The Sens transcription factor is essential for the formation of much of the peripheral nervous system in Drosophila and previous studies revealed that Sens can stimulate the sensory bristle-forming activity of the Scute and Achaete proneural factors in the wing disc (Acar et al., 2006; Jafar-Nejad et al., 2003; Nolo et al., 2000). Similarly, we found that Sens stimulates the ability of Ato to generate internal stretch receptors in the embryo and that Ato and Sens promote more sensory organ development in the abdomen than in the thorax (Figure 8G). In addition, while the overall number of ch organs formed by Ato and Sens co-expression is decreased in spi mutant embryos, we still observe significantly more ch organ SOP cells in the abdomen than in the thorax in this EGF-compromised genetic background (Figure 8H). Thus, Ato and Sens can stimulate abdominal ch organ SOP cell development in the presence or absence of Spi-mediated cell signaling.
So, what is the relationship between Ato, Sens, and Abd-A in regulating both EGF signaling and region-specific sensory organ formation? We previously found that Ato, Sens, and Abd-A control EGF signaling through the regulation of a cis-regulatory element within the rho locus (RhoBAD) (Li-Kroeger et al., 2008; Witt et al., 2010). RhoBAD acts in abdominal C1 SOP cells to induce oenocyte formation, and Ato and Abd-A both stimulate RhoBAD expression, at least in part, by limiting the ability of Sens to repress RhoBAD activity (Figure 8I). Moreover, they do so using different mechanisms. An Abd-A Hox complex containing Extradenticle and Homothorax directly competes with the Sens repressor for overlapping binding sites in RhoBAD (Li-Kroeger et al., 2008). In contrast, Ato does not directly bind RhoBAD but does directly interact with Sens to limit its ability to bind and repress Rho enhancer activity (Witt et al., 2010). Consequently, SOPs that co-express Ato and Abd-A are likely to limit the ability of Sens to repress Rho and thereby increase the number of ch organ SOP cells that secrete Spi. Consistent with this prediction, the co-expression of Ato and Sens preferentially stimulates Rho enhancer activity within abdominal segments compared to thoracic segments. Each SOP cell that expresses rho would further enhance sensory organ development through the recruitment of 2° SOP cells via Spi-mediated signaling. Hence, the genetic removal of spi results in a significant decrease in the number of ch organ SOP cells that develop in response to Ato and Sens. Thus, the ato-sens genetic pathway, which is used throughout the body to promote SOP formation, interacts with an abdominal Hox factor to stimulate EGF signaling and promote additional cell fate specification in the abdomen.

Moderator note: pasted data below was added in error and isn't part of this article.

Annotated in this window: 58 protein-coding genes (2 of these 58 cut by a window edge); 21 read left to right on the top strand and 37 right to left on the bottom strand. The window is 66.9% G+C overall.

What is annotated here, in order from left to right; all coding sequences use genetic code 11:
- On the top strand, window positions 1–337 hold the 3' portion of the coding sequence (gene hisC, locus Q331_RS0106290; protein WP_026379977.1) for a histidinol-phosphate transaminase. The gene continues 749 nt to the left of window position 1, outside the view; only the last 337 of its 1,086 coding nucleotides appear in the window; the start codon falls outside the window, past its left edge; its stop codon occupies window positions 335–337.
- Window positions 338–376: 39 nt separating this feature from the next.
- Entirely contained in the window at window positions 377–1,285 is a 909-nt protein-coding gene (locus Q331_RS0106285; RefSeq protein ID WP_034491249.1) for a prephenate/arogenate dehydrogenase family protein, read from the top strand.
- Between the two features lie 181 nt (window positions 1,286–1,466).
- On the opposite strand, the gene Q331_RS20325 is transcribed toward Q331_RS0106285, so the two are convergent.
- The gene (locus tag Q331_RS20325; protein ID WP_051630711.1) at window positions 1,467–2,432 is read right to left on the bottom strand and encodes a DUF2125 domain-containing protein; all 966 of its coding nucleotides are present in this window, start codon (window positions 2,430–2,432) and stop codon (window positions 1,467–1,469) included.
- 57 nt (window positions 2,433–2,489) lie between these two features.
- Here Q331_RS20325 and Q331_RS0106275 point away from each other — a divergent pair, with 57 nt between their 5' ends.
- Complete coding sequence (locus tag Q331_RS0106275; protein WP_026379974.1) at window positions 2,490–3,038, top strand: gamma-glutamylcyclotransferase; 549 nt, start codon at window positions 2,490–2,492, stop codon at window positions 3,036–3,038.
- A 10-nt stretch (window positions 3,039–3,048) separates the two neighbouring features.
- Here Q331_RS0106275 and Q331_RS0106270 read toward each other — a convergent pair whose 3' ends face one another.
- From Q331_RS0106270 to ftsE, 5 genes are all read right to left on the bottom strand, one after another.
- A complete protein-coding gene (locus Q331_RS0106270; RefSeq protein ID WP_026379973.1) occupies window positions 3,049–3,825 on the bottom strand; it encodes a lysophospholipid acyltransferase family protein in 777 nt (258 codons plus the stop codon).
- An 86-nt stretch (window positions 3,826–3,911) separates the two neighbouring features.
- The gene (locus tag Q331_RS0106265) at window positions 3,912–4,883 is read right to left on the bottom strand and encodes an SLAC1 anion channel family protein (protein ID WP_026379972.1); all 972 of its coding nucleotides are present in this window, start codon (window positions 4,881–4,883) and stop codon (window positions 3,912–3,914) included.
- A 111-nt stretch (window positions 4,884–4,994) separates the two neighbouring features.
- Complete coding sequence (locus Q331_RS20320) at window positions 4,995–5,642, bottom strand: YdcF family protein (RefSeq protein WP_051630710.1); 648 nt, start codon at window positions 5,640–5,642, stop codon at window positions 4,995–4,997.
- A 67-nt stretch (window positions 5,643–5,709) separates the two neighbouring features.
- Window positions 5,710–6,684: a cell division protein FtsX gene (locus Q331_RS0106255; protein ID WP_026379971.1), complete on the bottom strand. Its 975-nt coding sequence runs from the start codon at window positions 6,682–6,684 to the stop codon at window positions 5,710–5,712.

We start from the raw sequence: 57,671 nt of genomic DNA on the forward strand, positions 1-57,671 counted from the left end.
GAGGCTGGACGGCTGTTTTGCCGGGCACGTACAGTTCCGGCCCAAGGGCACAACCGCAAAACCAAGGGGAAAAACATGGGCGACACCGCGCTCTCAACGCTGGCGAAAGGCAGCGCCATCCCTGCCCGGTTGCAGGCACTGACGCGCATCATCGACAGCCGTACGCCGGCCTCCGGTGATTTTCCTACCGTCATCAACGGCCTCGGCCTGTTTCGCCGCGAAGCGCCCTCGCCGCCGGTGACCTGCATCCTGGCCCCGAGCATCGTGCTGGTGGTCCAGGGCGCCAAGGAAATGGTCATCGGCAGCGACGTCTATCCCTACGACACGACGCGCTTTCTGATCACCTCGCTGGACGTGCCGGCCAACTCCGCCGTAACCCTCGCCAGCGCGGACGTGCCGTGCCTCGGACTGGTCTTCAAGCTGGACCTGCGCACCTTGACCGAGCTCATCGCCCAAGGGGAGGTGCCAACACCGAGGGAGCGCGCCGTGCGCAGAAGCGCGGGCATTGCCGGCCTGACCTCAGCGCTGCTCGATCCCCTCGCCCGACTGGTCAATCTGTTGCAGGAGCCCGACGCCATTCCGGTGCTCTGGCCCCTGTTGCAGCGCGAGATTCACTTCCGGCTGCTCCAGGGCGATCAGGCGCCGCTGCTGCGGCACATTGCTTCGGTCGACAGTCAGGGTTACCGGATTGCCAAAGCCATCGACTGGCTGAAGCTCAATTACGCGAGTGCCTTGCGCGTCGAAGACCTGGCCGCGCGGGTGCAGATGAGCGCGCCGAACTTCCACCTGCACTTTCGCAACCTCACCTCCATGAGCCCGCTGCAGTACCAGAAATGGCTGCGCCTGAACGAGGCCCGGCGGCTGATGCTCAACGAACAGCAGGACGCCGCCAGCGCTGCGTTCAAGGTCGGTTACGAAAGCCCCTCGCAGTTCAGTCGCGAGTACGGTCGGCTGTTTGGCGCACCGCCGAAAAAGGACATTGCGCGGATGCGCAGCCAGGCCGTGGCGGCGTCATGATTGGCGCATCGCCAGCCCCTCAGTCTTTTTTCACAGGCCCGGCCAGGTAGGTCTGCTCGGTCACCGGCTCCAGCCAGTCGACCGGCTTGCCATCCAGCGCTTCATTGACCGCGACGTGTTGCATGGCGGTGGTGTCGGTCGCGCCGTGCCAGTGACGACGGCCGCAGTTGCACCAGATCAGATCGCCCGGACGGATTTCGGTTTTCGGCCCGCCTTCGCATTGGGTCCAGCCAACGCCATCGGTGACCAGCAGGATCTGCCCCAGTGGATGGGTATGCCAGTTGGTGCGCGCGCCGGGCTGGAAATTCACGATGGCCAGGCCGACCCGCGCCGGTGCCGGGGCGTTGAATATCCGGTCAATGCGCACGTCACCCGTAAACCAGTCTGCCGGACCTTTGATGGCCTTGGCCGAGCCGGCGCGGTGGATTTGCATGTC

While the above model fits well with most of our data, we did observe two unexpected findings when comparing the ability of Ato-Sens co-expression to induce ch organ development in the presence and absence of spi function: First, we predicted that Ato-Sens co-expression in the thoracic regions, which lack Abd-A, should predominantly induce the formation of 1° ch organ SOP cells that do not require EGF signaling for their development. However, we found that significantly fewer ch organs form in the thorax of spi mutants, indicating that EGF signaling can enhance 2° sensory organ formation within thoracic segments that co-express Ato and Sens (compare Figure 8G with 8H). Interestingly, previous studies have shown that both rho and the Rho enhancers are weakly active within thoracic C1 SOP cells, but their levels do not reach a high enough threshold to induce oenocyte formation (Brodu et al., 2002; Witt et al., 2010). However, it is possible that the co-expression of Ato and Sens sufficiently sensitizes the receiving cells to respond to low levels of EGF signaling and become ch organ SOP cells (Figure 8I). The second unanticipated finding is that Ato and Sens co-expression still induced significantly more ch organ development within the abdomen (5–6 extra SOP cells) relative to the thorax (1–2 extra SOP cells) in the absence of Spi-mediated signaling. This finding suggests that Ato and Sens can genetically interact with the Abd-A Hox factor to promote sensory organ development in a Spi-independent manner. Currently, we do not understand how Abd-A enhances the proneural activity of the Ato-Sens factors in the absence of Spi signaling. One possibility is that Abd-A and Ato use similar mechanisms to limit Sens-mediated repression of additional target genes besides rho to stimulate ch organ development. Alternatively, Abd-A could independently regulate other factors such as those involved in the Notch-Delta pathway to enhance the competency of the ectoderm to respond to the Ato-Sens pathway. Intriguingly, a Hox factor (lin-39) in C elegans has been shown to directly regulate Notch signaling during vulval development (Takacs-Vellai et al., 2007), and the vertebrate Hoxb1 factor regulates neural stem cell progenitor proliferation and maintenance by modulating Notch signaling (Gouti and Gavalas, 2008). Since differential Notch-Delta signaling is a key pathway in deciding neural versus non-neural cell fates, the ability of Hox factors to modify this pathway could result in segmental differences in neurogenesis.